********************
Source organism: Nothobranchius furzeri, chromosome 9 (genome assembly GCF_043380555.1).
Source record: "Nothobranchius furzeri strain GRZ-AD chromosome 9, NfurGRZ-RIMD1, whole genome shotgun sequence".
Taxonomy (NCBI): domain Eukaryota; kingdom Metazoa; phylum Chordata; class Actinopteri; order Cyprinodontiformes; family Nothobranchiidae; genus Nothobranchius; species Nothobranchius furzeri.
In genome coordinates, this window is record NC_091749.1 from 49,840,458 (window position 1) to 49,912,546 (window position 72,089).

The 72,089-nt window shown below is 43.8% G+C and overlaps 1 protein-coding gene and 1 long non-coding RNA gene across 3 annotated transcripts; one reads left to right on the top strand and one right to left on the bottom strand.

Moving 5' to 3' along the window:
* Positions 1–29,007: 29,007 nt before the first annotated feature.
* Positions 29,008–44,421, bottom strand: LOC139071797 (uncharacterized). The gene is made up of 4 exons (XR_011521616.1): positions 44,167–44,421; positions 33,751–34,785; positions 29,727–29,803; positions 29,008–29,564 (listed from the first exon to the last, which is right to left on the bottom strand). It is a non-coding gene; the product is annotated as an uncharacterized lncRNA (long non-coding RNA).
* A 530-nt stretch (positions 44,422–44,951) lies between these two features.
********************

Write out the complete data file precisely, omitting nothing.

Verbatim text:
Source organism: Nothobranchius furzeri, chromosome 9 (genome assembly GCF_043380555.1).
Source record: "Nothobranchius furzeri strain GRZ-AD chromosome 9, NfurGRZ-RIMD1, whole genome shotgun sequence".
Taxonomy (NCBI): domain Eukaryota; kingdom Metazoa; phylum Chordata; class Actinopteri; order Cyprinodontiformes; family Nothobranchiidae; genus Nothobranchius; species Nothobranchius furzeri.
In genome coordinates, this window is record NC_091749.1 from 49,840,458 (window position 1) to 49,912,546 (window position 72,089).

The 72,089-nt window shown below is 43.8% G+C and overlaps 1 protein-coding gene and 1 long non-coding RNA gene across 3 annotated transcripts; one reads left to right on the top strand and one right to left on the bottom strand.

Moving 5' to 3' along the window:
* Positions 1–29,007: 29,007 nt before the first annotated feature.
* Positions 29,008–44,421, bottom strand: LOC139071797 (uncharacterized). The gene is made up of 4 exons (XR_011521616.1): positions 44,167–44,421; positions 33,751–34,785; positions 29,727–29,803; positions 29,008–29,564 (listed from the first exon to the last, which is right to left on the bottom strand). It is a non-coding gene; the product is annotated as an uncharacterized lncRNA (long non-coding RNA).
* A 530-nt stretch (positions 44,422–44,951) lies between these two features.